Unlike Justice David Souter, who loathes the cameras to the point of some kind of pathology, Roberts embraces the lens, which adores him right back. Unlike Justice Clarence Thomas, whose view of all media is—perhaps understandably — constrained by an us/them isolationism, and unlike Justice Antonin Scalia, whose prickly contempt for the media keeps crashing head-on with his desire to have a voice in the broader national conversation about the law, only the chief understands the whole honey/vinegar problem.Despite the seeming perfection of John Roberts, we need to know how to resist the telegenic personality. You can be good on TV and still make bad decisions and bad on TV -- or completely TV-averse -- and be a great judge. Surely some great judges are ugly and gruff or unable to string words together in crisp TV-sized bites. And some judges who would overreach and abuse their power can look good and sound nice and friendly on the tube.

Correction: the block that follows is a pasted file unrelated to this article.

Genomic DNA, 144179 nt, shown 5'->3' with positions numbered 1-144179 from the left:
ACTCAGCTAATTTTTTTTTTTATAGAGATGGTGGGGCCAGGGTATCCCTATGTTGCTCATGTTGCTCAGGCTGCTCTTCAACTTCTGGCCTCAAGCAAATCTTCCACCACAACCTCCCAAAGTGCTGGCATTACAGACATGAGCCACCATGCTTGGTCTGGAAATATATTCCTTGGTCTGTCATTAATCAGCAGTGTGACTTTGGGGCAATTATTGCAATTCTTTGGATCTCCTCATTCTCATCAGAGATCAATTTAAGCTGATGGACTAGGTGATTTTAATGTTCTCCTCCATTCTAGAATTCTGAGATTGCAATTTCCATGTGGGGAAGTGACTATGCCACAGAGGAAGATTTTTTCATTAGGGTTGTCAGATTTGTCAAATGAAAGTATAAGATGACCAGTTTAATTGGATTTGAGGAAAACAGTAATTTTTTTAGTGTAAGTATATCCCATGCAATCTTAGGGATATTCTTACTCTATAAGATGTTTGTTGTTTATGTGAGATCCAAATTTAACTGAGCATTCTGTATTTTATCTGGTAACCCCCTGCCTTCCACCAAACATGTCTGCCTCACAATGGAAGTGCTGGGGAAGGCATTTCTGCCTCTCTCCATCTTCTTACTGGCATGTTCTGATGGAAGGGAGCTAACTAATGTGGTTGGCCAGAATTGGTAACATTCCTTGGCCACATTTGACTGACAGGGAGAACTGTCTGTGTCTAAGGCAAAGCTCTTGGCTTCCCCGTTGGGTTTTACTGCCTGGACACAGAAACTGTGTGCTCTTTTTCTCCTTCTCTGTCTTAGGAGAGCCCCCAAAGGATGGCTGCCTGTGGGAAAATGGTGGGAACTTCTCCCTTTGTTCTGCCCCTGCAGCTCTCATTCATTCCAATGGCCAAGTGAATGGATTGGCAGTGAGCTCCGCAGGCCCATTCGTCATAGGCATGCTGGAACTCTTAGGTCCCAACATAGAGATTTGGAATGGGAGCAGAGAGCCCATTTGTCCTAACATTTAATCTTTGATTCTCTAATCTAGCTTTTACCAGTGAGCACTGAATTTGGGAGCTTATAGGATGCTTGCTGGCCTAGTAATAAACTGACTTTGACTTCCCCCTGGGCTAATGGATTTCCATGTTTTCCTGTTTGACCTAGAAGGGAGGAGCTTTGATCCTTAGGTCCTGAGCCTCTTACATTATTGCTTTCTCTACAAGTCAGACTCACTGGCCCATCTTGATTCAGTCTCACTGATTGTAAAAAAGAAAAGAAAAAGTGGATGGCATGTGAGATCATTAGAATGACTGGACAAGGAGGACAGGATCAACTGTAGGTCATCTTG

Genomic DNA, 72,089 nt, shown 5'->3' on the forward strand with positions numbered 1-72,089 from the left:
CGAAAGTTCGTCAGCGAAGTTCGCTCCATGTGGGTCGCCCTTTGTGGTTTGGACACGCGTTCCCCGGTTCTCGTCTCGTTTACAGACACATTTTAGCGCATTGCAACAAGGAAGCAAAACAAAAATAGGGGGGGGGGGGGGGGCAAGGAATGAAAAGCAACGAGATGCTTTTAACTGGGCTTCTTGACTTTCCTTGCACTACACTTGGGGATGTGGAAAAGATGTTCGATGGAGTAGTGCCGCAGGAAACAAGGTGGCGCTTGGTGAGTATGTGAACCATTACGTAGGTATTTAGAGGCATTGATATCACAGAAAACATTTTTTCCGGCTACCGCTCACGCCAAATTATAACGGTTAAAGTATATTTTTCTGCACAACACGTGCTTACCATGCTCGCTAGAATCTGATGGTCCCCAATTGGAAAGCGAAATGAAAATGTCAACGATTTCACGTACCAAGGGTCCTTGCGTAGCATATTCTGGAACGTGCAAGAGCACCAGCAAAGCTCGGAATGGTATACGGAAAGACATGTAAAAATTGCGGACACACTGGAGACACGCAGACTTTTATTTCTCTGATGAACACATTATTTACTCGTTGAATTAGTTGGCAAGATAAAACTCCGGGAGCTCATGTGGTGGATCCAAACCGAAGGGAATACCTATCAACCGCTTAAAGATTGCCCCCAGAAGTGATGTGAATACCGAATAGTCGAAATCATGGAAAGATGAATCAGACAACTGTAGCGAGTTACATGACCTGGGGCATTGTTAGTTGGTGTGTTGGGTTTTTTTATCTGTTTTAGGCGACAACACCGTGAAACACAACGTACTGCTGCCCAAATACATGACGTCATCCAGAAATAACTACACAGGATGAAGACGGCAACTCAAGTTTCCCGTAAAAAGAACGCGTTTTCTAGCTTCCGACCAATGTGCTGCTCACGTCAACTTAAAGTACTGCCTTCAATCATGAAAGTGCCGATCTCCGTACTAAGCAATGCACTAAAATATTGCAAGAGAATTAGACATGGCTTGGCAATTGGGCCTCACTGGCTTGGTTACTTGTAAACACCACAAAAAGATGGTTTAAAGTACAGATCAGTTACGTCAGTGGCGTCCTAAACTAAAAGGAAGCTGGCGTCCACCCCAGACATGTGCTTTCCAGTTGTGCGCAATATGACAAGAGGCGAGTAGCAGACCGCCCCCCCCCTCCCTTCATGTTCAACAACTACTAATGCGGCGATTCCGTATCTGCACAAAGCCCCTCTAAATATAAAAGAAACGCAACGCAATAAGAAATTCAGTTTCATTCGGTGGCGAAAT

Individual politics and ideology notwithstanding, what's most important about this unprecedented new era of the Talk Show Jurist is just this: As Americans begin to see their justices as real people with real concerns and real dandruff, their fear of an isolated, elitist, and out-of-touch judiciary begins to recede. We may not all be completely sold on Roberts' idea of minimalism or on O'Connor's opposition to judicial oversight. But we are at least beginning to see our justices taking their case to the American people and grappling to justify their own role in this democracy. Trivial as it may sound, it's awfully nice to know that they care enough to finally talk to us.
But I do agree with Lithwick that it's good for the judges to talk to us and to help people understand the judicial role. What the judges say when they go on TV is -- to my ear -- an astoundingly basic and repetitive civics lesson, but based on my own experience, it is a lesson people find strangely difficult to absorb.